Produced water web-mapping application interface
Completion of Produced Water Project in Southeast
by Robert Sabie, Jr., Research Assistant
The New Mexico Water Resources Research Institute collaborators recently completed the project titled, “The Feasibility of Utilizing Produced Water to Improve Drinking Water Supply in Southeastern New Mexico.” This project focused on Eddy and Lea Counties and was sponsored by the New Mexico Environment Department’s Drinking Water Bureau. Funding was made available from the Drinking Water State Revolving Loan Fund Set Aside Grant for the purposes of protecting sources of public drinking water supply. Produced water use fits into this framework because it is important to ensure that untreated produced water does not contaminate drinking water supplies and because treated produced water that is substituted for fresh groundwater could potentially extend the life of drinking water sources.
During oil and gas production, produced water is extracted as a byproduct along with oil and gas at a ratio around 7:1 water to oil (Sullivan-Graham, 2015). We aggregated produced water volume data reported to the New Mexico Oil Conservation Division (NM OCD, 2016) and estimated over 776 million barrels (100,000 acre-feet) of water is produced annually from oil and gas wells in Lea and Eddy Counties. While some oil and gas companies are beginning to reuse produced water to offset a portion of the 40,000 to 60,000 barrels of water needed to complete an individual well, the majority of produced water is managed as waste, and thus disposed of in salt-water injection wells.
Several other opportunities for produced water reuse exist; however, decision-makers and stakeholders require additional information before reuse can be implemented outside of the oil and gas industry. The goal and result of this project addresses this information need. The completed work includes three rounds of community and stakeholder meetings in Eddy and Lea Counties that helped identify key questions and knowledge gaps. As a result of this work, several information products are now available. An updated produced water quality database includes an additional 4,000 water quality sample points from oil and gas wells. A geochemical analysis examined the produced water compositional variability by geologic formation in the western half of the Permian Basin. Produced water quality and volume data are now available through an interactive web-map application (figure above).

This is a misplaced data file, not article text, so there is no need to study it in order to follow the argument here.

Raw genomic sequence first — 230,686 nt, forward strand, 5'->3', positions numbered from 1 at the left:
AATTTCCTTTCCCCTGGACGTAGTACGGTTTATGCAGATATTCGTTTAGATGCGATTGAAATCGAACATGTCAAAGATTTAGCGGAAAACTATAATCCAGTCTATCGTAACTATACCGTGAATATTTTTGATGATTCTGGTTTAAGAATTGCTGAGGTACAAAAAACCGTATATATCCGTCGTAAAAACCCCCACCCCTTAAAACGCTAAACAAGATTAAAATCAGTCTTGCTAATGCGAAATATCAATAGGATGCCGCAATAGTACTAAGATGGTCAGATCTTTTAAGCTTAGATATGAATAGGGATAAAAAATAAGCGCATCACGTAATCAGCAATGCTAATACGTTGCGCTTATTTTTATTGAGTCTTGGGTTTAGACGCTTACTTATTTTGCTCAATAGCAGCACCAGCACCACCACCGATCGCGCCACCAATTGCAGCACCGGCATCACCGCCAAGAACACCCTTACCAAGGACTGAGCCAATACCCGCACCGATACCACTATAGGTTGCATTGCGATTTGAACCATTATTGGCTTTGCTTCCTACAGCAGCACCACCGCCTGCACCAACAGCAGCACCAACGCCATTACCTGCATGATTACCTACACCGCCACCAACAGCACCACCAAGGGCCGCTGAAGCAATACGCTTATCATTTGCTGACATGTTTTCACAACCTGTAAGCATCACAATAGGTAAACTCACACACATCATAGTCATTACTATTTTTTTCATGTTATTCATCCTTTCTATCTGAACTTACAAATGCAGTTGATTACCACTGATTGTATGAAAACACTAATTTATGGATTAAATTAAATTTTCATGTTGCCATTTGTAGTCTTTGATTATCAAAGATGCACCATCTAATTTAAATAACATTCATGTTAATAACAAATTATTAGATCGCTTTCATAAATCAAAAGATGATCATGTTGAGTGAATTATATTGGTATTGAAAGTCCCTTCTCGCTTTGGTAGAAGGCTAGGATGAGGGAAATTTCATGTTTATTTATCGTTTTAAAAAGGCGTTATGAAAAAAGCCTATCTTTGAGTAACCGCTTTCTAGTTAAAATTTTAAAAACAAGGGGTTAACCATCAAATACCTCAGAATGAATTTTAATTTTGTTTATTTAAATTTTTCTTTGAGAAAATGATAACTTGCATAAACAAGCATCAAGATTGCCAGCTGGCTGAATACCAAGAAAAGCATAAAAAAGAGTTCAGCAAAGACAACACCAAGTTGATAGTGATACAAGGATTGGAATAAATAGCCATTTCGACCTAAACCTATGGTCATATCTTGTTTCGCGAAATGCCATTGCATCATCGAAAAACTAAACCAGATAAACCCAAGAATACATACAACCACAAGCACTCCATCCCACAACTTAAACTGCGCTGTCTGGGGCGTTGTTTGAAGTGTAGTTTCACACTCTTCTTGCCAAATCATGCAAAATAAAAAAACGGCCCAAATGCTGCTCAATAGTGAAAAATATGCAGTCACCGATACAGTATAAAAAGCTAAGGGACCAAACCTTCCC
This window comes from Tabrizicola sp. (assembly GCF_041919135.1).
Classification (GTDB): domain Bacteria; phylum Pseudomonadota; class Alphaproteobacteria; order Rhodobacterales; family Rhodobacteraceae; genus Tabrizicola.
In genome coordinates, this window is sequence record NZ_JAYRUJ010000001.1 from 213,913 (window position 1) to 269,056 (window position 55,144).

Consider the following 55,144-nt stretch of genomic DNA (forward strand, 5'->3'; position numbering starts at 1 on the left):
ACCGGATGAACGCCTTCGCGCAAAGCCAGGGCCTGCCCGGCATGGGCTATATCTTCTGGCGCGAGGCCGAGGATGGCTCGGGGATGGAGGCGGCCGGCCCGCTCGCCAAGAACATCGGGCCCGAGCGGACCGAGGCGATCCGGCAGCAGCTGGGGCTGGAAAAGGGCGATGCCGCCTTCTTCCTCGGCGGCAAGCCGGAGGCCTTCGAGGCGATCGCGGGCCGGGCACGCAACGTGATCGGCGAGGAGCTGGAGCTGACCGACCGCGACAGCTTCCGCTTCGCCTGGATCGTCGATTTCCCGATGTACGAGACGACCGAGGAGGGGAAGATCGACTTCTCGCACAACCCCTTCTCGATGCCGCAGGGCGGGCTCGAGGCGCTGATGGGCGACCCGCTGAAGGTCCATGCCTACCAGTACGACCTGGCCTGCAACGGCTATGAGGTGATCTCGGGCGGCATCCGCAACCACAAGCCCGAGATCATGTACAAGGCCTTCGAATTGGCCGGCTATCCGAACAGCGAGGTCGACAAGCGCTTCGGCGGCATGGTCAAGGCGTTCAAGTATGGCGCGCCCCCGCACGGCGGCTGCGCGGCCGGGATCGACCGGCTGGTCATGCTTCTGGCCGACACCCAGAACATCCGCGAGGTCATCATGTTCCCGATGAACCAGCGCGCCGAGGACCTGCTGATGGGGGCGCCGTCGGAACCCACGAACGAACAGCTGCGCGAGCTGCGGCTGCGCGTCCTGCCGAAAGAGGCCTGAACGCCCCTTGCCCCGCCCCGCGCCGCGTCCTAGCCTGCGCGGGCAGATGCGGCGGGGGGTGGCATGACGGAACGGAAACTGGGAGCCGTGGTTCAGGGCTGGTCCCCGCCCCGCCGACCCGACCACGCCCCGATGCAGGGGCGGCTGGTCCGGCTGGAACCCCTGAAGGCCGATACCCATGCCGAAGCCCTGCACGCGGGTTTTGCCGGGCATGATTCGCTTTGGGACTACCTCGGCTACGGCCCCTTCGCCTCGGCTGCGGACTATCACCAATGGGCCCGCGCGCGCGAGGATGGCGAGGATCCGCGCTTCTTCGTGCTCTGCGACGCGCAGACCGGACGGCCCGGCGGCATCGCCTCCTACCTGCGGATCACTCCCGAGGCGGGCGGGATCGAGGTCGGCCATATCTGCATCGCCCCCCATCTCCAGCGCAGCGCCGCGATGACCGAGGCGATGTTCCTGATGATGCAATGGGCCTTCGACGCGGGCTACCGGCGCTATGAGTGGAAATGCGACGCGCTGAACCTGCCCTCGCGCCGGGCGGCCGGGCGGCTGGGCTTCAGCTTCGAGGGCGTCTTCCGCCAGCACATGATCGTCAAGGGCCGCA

Regulatory uncertainty was clarified through a review of regulations surrounding produced water in collaboration with the New Mexico Environment Department, Oil Conservation Division, and Office of the State Engineer. Current and emerging treatment technologies are outlined in a section of the final report that lists the technology status, applications, expected quality, removal efficiencies, infrastructure, energy use, chemical demand, and costs. Potential beneficial uses, with a focus on agriculture, are documented in another part of the report that used a decision-support tool to run four scenarios to illustrate the main considerations of produced water reuse. All of this information, which is publically available, will help define specific opportunities for produced water reuse in the future.
To view the produced water database click here.
Click here to view the produced water page that includes individual project reports, web-mapping applications, and community meeting presentations.
Project collaborators included: Martha Cather, Cristobal Gallegos, and Dongyi Chen from New Mexico Institute of Mining and Technology; KC Carrol, Pei Xu, Robert Flynn, Binod Chaudhary, Spencer Willman, Guanyu Ma, Kwabena Sarpong, Mengistu Geza, and Aracely Tellez from New Mexico State University; Jeri Sullivan Graham from Los Alamos National Laboratory; and Sam Fernald and Robert Sabie, Jr. from New Mexico Water Resources Research Institute.
NM OCD. 2016. COCWCVolumes.
Sullivan Graham, E.J., A.C. Jakle, and F.D. Martin. 2015. Reuse of oil and gas produced water in southeastern New Mexico: resource assessment, treatment processes, and policy. Water International 40:5-6 809-823.